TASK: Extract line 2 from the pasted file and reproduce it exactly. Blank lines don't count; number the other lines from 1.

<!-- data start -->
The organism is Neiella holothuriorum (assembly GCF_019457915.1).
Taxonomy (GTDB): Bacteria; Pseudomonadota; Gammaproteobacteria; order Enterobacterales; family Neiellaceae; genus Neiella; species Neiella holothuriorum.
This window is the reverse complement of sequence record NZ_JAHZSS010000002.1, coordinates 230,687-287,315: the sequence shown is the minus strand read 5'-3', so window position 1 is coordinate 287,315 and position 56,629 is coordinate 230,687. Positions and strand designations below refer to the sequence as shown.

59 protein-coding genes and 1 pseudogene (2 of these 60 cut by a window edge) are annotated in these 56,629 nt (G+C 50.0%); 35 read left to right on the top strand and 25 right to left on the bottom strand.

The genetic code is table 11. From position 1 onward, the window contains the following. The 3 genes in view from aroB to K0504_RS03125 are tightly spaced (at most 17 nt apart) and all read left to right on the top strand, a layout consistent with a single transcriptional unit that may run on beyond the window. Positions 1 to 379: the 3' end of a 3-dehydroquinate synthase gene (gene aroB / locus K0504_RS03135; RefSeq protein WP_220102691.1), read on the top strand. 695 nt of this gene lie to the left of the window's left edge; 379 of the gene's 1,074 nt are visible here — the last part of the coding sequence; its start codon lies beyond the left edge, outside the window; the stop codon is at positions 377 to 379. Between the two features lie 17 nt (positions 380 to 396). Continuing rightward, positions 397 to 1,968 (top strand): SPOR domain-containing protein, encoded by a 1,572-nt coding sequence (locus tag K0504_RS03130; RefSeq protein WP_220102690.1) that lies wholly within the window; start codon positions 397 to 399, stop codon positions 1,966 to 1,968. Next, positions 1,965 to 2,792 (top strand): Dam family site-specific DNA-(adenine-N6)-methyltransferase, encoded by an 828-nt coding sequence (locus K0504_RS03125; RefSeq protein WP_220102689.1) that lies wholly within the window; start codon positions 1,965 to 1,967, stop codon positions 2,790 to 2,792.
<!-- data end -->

Taxonomy (GTDB): Bacteria; Pseudomonadota; Gammaproteobacteria; order Enterobacterales; family Neiellaceae; genus Neiella; species Neiella holothuriorum.